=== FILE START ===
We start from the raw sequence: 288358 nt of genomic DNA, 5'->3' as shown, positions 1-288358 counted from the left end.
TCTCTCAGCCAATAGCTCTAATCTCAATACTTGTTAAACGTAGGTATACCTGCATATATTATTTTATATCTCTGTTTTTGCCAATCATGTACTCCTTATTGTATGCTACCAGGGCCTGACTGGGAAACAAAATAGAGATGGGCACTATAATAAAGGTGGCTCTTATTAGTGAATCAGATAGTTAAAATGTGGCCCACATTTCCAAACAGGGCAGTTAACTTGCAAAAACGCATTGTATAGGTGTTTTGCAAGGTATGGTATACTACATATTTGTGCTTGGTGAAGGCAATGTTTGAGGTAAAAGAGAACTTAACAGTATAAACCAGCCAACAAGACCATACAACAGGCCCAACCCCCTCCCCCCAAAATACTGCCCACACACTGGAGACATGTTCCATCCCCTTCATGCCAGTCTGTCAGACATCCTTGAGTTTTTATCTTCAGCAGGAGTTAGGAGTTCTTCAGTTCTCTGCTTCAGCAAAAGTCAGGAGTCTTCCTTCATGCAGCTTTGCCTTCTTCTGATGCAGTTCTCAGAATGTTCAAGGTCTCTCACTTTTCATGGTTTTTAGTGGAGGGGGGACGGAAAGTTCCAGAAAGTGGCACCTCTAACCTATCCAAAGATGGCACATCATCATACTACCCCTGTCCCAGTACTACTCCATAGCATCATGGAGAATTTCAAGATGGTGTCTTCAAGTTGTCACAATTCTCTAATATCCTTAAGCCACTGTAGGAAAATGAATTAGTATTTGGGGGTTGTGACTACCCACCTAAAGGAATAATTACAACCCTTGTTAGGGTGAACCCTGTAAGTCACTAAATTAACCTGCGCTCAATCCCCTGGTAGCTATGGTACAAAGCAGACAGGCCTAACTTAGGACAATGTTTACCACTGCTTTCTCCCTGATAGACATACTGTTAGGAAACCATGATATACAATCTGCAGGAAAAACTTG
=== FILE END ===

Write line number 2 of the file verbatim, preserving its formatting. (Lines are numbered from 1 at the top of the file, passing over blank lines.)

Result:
TCTCTCAGCCAATAGCTCTAATCTCAATACTTGTTAAACGTAGGTATACCTGCATATATTATTTTATATCTCTGTTTTTGCCAATCATGTACTCCTTATTGTATGCTACCAGGGCCTGACTGGGAAACAAAATAGAGATGGGCACTATAATAAAGGTGGCTCTTATTAGTGAATCAGATAGTTAAAATGTGGCCCACATTTCCAAACAGGGCAGTTAACTTGCAAAAACGCATTGTATAGGTGTTTTGCAAGGTATGGTATACTACATATTTGTGCTTGGTGAAGGCAATGTTTGAGGTAAAAGAGAACTTAACAGTATAAACCAGCCAACAAGACCATACAACAGGCCCAACCCCCTCCCCCCAAAATACTGCCCACACACTGGAGACATGTTCCATCCCCTTCATGCCAGTCTGTCAGACATCCTTGAGTTTTTATCTTCAGCAGGAGTTAGGAGTTCTTCAGTTCTCTGCTTCAGCAAAAGTCAGGAGTCTTCCTTCATGCAGCTTTGCCTTCTTCTGATGCAGTTCTCAGAATGTTCAAGGTCTCTCACTTTTCATGGTTTTTAGTGGAGGGGGGACGGAAAGTTCCAGAAAGTGGCACCTCTAACCTATCCAAAGATGGCACATCATCATACTACCCCTGTCCCAGTACTACTCCATAGCATCATGGAGAATTTCAAGATGGTGTCTTCAAGTTGTCACAATTCTCTAATATCCTTAAGCCACTGTAGGAAAATGAATTAGTATTTGGGGGTTGTGACTACCCACCTAAAGGAATAATTACAACCCTTGTTAGGGTGAACCCTGTAAGTCACTAAATTAACCTGCGCTCAATCCCCTGGTAGCTATGGTACAAAGCAGACAGGCCTAACTTAGGACAATGTTTACCACTGCTTTCTCCCTGATAGACATACTGTTAGGAAACCATGATATACAATCTGCAGGAAAAACTTG